Two Republican lawmakers in the U.S. have expressed major concerns following reports that Apple's new flagship iPhone, the iPhone 14, contains memory components supplied by Chinese company YMTC.
In the run-up to the event, a media report emerged that Apple had employed the services of Yangtze Memory Technologies Co alongside usual suppliers like Samsung for memory chips featured in the new iPhone. Two top Republican lawmakers say this is cause for alarm because of YMTC's links to the Chinese Communist party.
As reported by Financial Times (opens in new tab), Marco Rubio, Republican vice-chair of the Senate intelligence committee, and Michael McCaul of the House foreign affairs committee "said they were alarmed" in response to this week's media report.
Rubio told the Times Apple was playing with fire and "knows the security risks posed by YMTC," promising "scrutiny like it has never seen from the federal government" if it moved forward.
McCaul claims that YMTC "has extensive ties to the Chinese Communist party and military" and has broken export laws by selling to Huawei." He accused Apple of "effectively... transferring knowledge and knowhow to YMTC that will supercharge its capabilities and help the CCP achieve its national goals.”
In response, Apple told FT that "it did not use YMTC chips in any products" but was considering YMTC as a source for Nand chips to be used "in some iPhones sold in China," adding that it was not considering using these chips beyond China and that all user data stored on Nand chips was "fully encrypted." It is unclear from this response whether Apple is considering chips for the iPhone 14 or future iPhone models.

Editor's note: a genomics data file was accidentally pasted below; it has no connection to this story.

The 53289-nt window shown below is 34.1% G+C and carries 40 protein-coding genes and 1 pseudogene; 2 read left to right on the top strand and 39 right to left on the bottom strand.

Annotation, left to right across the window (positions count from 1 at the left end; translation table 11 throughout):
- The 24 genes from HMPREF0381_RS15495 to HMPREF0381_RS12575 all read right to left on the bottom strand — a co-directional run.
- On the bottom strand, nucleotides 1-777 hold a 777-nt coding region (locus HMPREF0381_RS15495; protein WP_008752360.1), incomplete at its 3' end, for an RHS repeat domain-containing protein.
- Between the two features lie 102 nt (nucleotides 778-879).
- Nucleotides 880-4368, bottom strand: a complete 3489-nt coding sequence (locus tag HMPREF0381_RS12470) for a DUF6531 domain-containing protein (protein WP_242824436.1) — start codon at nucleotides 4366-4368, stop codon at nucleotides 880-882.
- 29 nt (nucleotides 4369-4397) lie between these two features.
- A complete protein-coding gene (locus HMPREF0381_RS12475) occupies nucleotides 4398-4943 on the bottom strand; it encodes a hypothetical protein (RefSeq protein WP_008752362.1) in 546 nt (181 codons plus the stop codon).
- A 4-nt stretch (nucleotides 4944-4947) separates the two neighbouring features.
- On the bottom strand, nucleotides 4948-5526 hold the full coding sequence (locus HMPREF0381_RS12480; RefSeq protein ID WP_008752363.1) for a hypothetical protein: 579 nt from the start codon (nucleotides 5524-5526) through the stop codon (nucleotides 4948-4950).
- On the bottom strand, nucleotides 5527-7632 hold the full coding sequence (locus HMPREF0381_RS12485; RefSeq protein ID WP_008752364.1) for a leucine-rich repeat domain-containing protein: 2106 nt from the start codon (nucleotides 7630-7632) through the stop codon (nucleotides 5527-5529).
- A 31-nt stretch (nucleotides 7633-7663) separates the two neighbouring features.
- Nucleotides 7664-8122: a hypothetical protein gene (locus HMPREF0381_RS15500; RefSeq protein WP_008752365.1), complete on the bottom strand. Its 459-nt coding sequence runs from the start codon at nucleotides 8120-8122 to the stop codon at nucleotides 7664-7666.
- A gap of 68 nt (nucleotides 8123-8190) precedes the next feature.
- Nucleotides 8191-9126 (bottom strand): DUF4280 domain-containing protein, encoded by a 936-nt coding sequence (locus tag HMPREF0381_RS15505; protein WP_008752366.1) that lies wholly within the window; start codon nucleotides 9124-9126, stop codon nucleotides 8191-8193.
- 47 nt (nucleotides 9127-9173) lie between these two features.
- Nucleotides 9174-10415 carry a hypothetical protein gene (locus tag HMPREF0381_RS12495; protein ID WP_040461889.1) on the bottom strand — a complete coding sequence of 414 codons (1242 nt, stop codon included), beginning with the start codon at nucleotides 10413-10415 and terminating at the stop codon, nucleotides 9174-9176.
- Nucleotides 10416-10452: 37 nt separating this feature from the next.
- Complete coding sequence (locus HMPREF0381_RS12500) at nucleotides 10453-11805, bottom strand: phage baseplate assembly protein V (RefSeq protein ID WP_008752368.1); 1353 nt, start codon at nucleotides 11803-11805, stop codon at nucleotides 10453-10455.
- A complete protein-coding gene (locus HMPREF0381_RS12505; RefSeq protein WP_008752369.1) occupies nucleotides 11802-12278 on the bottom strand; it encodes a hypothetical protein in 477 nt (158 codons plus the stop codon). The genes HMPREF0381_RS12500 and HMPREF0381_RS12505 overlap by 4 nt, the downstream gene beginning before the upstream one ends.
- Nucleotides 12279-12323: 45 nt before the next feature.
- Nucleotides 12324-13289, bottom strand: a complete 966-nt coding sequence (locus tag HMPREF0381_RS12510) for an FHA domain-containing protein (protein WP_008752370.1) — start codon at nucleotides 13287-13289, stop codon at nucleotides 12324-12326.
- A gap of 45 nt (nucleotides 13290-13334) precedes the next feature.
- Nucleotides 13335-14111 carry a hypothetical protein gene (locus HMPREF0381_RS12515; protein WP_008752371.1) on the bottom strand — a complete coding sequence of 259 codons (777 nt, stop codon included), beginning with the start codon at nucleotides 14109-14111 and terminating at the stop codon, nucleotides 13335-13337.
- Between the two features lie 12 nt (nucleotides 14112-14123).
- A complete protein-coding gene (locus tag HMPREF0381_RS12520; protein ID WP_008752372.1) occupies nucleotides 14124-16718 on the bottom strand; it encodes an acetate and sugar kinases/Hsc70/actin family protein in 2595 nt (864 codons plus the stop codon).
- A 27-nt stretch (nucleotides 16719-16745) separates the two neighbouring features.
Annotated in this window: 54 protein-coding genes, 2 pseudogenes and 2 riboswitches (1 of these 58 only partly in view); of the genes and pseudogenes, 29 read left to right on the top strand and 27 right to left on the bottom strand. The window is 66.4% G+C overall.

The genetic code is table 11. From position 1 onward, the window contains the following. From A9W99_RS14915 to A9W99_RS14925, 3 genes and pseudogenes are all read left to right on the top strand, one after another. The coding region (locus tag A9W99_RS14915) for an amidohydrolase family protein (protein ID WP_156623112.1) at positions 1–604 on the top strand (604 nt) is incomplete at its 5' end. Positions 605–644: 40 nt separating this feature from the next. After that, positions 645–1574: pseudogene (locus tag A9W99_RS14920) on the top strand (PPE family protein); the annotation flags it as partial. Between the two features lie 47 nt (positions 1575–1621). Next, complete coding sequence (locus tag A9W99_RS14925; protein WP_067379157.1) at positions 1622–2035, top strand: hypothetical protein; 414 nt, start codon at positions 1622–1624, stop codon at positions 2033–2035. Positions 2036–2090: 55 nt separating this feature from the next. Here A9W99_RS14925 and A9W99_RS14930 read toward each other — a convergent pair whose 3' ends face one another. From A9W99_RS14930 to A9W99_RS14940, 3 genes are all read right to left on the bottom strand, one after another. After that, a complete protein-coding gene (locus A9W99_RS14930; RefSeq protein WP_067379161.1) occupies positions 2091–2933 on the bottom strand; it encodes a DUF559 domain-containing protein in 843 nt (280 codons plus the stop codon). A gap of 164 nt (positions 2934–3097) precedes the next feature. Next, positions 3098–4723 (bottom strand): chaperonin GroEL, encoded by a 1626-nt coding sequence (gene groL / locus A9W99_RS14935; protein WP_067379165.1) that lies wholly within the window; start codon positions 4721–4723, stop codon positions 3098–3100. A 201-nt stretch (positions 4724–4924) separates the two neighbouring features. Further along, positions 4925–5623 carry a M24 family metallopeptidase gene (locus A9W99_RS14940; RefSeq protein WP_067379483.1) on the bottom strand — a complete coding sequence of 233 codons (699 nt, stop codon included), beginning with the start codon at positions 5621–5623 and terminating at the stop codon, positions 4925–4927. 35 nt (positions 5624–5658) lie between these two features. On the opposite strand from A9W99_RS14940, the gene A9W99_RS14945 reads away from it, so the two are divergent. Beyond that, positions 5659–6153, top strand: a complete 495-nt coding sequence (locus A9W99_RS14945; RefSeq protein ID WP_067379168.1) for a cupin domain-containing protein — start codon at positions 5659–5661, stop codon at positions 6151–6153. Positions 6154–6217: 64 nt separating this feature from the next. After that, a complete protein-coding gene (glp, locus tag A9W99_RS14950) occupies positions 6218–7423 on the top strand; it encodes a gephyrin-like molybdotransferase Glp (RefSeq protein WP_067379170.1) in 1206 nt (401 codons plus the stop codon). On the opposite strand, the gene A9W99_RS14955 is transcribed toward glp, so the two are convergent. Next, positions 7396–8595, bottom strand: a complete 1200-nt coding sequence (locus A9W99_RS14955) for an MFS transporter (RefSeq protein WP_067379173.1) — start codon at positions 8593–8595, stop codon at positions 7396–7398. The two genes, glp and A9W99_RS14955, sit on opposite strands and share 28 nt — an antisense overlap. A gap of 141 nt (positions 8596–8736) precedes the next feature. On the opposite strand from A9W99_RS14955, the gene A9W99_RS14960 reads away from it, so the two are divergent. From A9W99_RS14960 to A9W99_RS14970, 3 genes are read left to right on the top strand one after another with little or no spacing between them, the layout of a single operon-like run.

Apple's iPhone 14 and iPhone 14 Pro will be available for pre-order from today and are set to be released next week. apple also unveiled its new Apple Watch Series 8, SE, and Apple Watch Ultra this week, along with AirPods.
Stephen Warwick has written about Apple for five years at iMore and previously elsewhere. He covers all of iMore's latest breaking news regarding all of Apple's products and services, both hardware and software. Stephen has interviewed industry experts in a range of fields including finance, litigation, security, and more. He also specializes in curating and reviewing audio hardware and has experience beyond journalism in sound engineering, production, and design.
Before becoming a writer Stephen studied Ancient History at University and also worked at Apple for more than two years. Stephen is also a host on the iMore show, a weekly podcast recorded live that discusses the latest in breaking Apple news, as well as featuring fun trivia about all things Apple.
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